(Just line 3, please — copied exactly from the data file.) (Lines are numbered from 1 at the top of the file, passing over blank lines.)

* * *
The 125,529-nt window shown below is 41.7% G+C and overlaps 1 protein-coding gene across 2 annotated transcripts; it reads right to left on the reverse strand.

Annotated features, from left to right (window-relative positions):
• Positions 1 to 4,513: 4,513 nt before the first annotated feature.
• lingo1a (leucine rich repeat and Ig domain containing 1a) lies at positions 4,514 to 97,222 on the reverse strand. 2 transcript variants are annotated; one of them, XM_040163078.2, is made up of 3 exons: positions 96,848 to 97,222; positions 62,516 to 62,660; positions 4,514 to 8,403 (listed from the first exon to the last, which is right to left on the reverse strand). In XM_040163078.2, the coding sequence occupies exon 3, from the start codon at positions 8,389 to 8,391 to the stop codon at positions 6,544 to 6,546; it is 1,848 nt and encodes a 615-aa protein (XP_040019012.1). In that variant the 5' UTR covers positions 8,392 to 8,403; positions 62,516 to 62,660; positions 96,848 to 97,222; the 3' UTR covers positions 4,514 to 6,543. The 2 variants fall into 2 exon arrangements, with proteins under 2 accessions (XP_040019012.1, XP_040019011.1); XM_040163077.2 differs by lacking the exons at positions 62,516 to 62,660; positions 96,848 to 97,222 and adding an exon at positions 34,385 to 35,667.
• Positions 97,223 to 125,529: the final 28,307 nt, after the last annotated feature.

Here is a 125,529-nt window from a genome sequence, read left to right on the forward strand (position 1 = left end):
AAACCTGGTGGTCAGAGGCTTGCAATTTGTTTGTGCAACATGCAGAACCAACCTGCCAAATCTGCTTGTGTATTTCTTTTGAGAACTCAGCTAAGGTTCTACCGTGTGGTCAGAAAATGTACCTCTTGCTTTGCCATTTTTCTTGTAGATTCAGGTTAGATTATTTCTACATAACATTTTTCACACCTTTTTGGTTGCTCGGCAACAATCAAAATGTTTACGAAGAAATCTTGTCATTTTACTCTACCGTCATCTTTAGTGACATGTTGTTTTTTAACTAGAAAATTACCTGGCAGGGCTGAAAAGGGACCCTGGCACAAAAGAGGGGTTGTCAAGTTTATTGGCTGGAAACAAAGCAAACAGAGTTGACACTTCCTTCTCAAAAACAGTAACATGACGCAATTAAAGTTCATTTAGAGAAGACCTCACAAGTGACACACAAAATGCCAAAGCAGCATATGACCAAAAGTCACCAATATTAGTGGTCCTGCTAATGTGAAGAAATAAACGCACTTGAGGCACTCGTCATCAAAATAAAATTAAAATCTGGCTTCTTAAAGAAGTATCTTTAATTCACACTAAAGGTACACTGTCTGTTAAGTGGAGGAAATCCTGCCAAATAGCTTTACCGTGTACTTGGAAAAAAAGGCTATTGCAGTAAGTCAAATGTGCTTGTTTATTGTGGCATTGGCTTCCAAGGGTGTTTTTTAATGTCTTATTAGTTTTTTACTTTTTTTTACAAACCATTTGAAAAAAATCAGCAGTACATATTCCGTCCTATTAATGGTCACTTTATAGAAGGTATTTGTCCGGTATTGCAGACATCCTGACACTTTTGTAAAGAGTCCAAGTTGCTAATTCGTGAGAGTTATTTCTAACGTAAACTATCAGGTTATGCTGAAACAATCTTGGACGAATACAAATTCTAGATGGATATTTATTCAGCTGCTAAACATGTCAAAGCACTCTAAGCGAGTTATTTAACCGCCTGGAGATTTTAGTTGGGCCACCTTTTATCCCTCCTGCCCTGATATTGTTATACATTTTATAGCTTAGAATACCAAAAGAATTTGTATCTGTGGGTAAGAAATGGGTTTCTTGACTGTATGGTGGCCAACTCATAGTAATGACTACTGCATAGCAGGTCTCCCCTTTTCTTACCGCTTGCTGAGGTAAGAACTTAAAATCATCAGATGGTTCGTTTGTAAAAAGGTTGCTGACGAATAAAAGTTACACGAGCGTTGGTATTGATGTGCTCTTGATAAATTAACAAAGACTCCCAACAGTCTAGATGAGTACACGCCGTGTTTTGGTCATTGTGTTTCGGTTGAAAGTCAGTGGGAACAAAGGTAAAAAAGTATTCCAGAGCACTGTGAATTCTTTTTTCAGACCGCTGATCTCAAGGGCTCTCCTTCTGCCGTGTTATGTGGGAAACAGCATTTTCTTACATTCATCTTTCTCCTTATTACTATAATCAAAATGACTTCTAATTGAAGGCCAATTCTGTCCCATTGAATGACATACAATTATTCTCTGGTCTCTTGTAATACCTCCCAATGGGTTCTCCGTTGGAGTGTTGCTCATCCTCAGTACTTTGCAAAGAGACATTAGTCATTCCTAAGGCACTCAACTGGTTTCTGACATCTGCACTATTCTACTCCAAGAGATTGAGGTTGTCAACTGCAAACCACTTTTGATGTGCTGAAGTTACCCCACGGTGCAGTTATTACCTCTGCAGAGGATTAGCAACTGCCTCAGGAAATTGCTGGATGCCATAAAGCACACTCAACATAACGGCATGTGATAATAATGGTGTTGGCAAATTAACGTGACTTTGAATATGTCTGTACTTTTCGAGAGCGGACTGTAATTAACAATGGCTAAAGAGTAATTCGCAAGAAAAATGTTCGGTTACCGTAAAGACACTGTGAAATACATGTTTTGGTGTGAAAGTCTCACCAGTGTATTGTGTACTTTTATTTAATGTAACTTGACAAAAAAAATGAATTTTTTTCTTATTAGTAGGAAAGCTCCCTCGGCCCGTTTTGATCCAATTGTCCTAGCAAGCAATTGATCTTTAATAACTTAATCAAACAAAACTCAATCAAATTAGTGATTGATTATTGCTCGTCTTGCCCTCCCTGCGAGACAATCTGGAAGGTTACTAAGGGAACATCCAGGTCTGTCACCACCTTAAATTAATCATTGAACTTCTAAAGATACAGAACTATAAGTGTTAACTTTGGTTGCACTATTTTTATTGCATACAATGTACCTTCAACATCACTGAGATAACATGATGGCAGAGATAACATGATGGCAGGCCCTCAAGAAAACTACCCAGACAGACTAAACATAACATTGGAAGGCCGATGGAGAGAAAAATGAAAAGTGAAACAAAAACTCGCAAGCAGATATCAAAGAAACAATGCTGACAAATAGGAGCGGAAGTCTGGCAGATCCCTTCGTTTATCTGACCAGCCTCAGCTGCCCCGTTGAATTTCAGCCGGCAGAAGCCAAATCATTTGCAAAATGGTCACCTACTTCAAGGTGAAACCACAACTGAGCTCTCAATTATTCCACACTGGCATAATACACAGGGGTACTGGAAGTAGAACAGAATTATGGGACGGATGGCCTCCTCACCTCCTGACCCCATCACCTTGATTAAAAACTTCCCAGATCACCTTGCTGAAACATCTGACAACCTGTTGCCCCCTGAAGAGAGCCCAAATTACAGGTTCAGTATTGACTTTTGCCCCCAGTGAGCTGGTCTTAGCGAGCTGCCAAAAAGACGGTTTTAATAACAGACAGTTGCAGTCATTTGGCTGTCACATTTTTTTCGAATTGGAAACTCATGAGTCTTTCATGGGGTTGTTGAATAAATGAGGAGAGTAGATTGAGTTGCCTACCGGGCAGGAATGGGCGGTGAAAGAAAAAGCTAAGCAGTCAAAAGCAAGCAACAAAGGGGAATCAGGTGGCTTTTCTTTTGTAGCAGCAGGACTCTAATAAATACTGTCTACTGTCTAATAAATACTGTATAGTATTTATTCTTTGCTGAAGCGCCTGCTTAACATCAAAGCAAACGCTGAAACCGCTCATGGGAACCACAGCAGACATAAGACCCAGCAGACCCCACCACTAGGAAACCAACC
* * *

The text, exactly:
• Positions 1 to 4,513: 4,513 nt before the first annotated feature.